Seafood dishes to feast on only in Greater Palm Springs

Without stopping, he moves on to fish, slices raw and sparkling Scottish salmon, Hawaiian ahi tuna and silky scallops from Japan, as well as cooked Alaskan king crab, and adds it to the bowl of fruit with a few spoonfuls. of “secret sauce”. and a sprinkle of daikon sprouts for color. After a quick stir with his chopsticks, he pours the citrus concoction into the hollowed-out grapefruit, while the overflow cascades onto the plate below. Diners are given a straw to suck up every last drop of the juicy sauce, but regulars tend to just spill it all over.

Ishikawa didn’t get the idea here in the grapefruit-studded Coachella Valley, where he’s owned Kiyosaku for 38 years. Rather, it was during a 1997 visit to his native Japan that he spotted a chef on television preparing a simple mixture of grapefruit and scallops.

“I thought, Orange is too sweet and lemon too sour, but grapefruit is in between and refreshing. I came back here and created it,” he says, adding that he sources ruby-red grapefruits locally when in season and imports them from Texas and Florida the rest of the year.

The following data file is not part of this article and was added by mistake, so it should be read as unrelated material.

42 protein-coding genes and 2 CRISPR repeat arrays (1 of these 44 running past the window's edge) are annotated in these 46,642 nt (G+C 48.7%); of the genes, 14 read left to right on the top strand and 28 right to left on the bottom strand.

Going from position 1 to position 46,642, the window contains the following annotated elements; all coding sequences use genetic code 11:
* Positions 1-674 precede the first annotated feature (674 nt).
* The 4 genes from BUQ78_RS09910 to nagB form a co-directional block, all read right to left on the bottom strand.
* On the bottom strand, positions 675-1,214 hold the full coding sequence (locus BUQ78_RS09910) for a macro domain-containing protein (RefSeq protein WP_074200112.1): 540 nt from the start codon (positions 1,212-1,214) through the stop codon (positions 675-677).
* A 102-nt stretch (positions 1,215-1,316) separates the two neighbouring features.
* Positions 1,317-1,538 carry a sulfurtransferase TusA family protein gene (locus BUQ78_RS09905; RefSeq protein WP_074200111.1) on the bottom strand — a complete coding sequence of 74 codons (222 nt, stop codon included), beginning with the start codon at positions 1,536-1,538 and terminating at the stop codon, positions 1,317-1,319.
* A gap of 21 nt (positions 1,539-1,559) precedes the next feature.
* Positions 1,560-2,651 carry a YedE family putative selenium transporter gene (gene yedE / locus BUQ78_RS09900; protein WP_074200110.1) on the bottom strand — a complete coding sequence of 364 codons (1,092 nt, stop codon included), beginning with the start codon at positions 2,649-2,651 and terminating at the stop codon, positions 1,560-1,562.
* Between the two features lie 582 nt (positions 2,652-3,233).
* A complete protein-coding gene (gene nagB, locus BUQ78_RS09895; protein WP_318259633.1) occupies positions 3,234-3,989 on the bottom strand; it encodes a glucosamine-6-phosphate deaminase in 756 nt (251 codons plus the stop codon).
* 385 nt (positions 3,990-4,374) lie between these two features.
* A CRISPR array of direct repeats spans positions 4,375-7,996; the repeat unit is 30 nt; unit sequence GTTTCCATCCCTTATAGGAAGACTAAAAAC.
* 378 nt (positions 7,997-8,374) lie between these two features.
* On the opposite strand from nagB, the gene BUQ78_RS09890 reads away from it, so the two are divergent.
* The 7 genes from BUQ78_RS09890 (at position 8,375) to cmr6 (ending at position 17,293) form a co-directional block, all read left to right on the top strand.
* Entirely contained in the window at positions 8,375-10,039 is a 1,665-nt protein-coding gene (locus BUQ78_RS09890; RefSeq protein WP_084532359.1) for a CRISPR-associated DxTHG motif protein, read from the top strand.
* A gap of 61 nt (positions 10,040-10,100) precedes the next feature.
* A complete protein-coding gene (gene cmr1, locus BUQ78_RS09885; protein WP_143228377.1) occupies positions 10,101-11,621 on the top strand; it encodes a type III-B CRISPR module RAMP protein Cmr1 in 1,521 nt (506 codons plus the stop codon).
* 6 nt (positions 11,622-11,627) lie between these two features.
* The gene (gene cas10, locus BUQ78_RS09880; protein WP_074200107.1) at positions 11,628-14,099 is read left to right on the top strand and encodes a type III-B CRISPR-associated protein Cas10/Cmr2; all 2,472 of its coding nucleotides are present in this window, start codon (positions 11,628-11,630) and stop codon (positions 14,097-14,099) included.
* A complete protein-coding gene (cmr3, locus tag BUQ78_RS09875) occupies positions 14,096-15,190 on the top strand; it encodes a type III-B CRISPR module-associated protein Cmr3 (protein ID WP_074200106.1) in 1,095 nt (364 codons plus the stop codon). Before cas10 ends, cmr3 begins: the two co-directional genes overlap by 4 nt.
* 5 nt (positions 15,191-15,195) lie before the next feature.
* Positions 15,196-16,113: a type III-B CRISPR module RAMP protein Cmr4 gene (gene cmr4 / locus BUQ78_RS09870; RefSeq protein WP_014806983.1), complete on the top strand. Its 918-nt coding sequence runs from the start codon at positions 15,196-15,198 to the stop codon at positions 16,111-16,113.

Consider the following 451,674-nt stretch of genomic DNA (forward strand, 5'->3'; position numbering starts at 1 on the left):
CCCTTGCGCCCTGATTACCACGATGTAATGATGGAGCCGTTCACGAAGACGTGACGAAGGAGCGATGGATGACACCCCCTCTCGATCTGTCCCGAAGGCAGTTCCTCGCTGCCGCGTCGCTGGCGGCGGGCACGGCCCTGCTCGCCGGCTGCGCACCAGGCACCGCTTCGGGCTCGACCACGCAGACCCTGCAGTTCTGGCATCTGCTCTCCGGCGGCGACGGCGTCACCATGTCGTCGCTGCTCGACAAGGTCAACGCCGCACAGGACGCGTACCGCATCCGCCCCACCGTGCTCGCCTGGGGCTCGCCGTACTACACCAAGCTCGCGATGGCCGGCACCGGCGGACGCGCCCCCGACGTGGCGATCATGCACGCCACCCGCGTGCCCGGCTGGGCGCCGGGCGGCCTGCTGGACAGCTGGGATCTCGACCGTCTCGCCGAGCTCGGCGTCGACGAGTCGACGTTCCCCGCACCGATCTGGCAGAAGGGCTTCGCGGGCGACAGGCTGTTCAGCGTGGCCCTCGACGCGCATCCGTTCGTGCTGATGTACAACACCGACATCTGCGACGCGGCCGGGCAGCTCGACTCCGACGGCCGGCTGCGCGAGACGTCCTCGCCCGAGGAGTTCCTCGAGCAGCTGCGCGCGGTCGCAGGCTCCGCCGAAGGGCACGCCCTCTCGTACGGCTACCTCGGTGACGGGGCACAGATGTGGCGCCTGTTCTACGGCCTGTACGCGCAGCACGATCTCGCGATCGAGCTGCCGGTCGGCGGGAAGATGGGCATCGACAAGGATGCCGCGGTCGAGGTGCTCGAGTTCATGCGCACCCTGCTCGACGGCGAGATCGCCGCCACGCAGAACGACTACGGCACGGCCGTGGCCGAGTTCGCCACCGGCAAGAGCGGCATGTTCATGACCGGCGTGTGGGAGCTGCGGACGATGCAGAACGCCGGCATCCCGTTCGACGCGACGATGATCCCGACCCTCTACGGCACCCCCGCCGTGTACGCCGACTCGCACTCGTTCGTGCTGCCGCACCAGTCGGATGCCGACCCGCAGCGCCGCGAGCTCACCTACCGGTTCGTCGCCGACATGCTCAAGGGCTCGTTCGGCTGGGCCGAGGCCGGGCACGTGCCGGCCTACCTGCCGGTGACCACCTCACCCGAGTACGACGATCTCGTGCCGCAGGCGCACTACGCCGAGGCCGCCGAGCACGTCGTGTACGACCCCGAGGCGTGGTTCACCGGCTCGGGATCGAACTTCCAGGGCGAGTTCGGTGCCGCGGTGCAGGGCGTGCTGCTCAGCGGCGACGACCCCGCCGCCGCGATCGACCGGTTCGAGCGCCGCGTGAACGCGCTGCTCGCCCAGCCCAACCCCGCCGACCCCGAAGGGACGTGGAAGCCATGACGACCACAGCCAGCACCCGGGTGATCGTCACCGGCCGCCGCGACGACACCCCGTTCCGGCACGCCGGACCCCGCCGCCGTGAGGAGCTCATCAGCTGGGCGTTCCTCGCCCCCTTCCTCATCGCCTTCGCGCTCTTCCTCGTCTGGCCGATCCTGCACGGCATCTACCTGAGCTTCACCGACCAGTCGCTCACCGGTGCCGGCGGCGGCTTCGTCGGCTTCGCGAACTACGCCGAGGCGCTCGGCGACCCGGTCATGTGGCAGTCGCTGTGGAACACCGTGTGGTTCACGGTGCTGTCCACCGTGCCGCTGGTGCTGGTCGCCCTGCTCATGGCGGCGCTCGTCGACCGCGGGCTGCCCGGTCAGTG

The dish got a boon a few years back when Huell Howser introduced it to the KCET program California gold, and has been the number 1 vendor at the Palm Springs restaurant ever since – the kind of basic regulars who come in every week. Once, when a group of 14 people decided they wanted another ride, Ishikawa went into assembly line mode, sending each of them home with a grapefruit special in their hands.

“He was like a machine,” says his daughter Mika Iniguez, who works at the sushi bar alongside her father. But don’t expect her to reveal the recipe for that secret sauce. “I don’t even know that. He won’t tell me.

Dino S. Williams